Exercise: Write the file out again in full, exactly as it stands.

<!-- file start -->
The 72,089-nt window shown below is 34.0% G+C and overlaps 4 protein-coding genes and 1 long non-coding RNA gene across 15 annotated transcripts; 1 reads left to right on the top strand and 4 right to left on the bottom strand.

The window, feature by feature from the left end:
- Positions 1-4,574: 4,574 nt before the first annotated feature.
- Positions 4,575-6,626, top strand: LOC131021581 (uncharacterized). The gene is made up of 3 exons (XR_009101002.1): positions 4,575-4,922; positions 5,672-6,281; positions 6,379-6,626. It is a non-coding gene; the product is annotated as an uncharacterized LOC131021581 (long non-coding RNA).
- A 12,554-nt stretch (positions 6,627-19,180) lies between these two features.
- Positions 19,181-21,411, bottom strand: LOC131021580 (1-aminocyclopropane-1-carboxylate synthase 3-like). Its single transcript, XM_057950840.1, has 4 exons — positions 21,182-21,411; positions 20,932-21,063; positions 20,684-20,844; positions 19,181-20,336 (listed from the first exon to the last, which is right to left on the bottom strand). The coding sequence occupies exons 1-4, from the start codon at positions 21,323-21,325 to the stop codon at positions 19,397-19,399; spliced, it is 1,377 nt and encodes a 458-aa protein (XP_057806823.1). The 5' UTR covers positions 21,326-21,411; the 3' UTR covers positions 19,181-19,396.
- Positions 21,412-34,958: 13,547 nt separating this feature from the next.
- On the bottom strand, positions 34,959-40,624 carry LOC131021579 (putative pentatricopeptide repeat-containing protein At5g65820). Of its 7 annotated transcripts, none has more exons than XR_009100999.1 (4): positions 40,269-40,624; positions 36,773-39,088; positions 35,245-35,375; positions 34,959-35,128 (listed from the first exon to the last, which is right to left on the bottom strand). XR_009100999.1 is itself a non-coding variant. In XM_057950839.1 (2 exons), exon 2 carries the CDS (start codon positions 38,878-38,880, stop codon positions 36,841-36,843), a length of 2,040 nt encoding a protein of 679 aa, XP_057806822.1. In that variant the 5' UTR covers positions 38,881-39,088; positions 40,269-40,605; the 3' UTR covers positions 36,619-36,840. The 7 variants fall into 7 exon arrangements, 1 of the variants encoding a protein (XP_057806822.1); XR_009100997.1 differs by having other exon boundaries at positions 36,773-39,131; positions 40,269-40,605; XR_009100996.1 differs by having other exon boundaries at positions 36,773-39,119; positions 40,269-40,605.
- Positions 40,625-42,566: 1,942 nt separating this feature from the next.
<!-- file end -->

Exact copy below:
The 72,089-nt window shown below is 34.0% G+C and overlaps 4 protein-coding genes and 1 long non-coding RNA gene across 15 annotated transcripts; 1 reads left to right on the top strand and 4 right to left on the bottom strand.

The window, feature by feature from the left end:
- Positions 1-4,574: 4,574 nt before the first annotated feature.
- Positions 4,575-6,626, top strand: LOC131021581 (uncharacterized). The gene is made up of 3 exons (XR_009101002.1): positions 4,575-4,922; positions 5,672-6,281; positions 6,379-6,626. It is a non-coding gene; the product is annotated as an uncharacterized LOC131021581 (long non-coding RNA).
- A 12,554-nt stretch (positions 6,627-19,180) lies between these two features.
- Positions 19,181-21,411, bottom strand: LOC131021580 (1-aminocyclopropane-1-carboxylate synthase 3-like). Its single transcript, XM_057950840.1, has 4 exons — positions 21,182-21,411; positions 20,932-21,063; positions 20,684-20,844; positions 19,181-20,336 (listed from the first exon to the last, which is right to left on the bottom strand). The coding sequence occupies exons 1-4, from the start codon at positions 21,323-21,325 to the stop codon at positions 19,397-19,399; spliced, it is 1,377 nt and encodes a 458-aa protein (XP_057806823.1). The 5' UTR covers positions 21,326-21,411; the 3' UTR covers positions 19,181-19,396.
- Positions 21,412-34,958: 13,547 nt separating this feature from the next.
- On the bottom strand, positions 34,959-40,624 carry LOC131021579 (putative pentatricopeptide repeat-containing protein At5g65820). Of its 7 annotated transcripts, none has more exons than XR_009100999.1 (4): positions 40,269-40,624; positions 36,773-39,088; positions 35,245-35,375; positions 34,959-35,128 (listed from the first exon to the last, which is right to left on the bottom strand). XR_009100999.1 is itself a non-coding variant. In XM_057950839.1 (2 exons), exon 2 carries the CDS (start codon positions 38,878-38,880, stop codon positions 36,841-36,843), a length of 2,040 nt encoding a protein of 679 aa, XP_057806822.1. In that variant the 5' UTR covers positions 38,881-39,088; positions 40,269-40,605; the 3' UTR covers positions 36,619-36,840. The 7 variants fall into 7 exon arrangements, 1 of the variants encoding a protein (XP_057806822.1); XR_009100997.1 differs by having other exon boundaries at positions 36,773-39,131; positions 40,269-40,605; XR_009100996.1 differs by having other exon boundaries at positions 36,773-39,119; positions 40,269-40,605.
- Positions 40,625-42,566: 1,942 nt separating this feature from the next.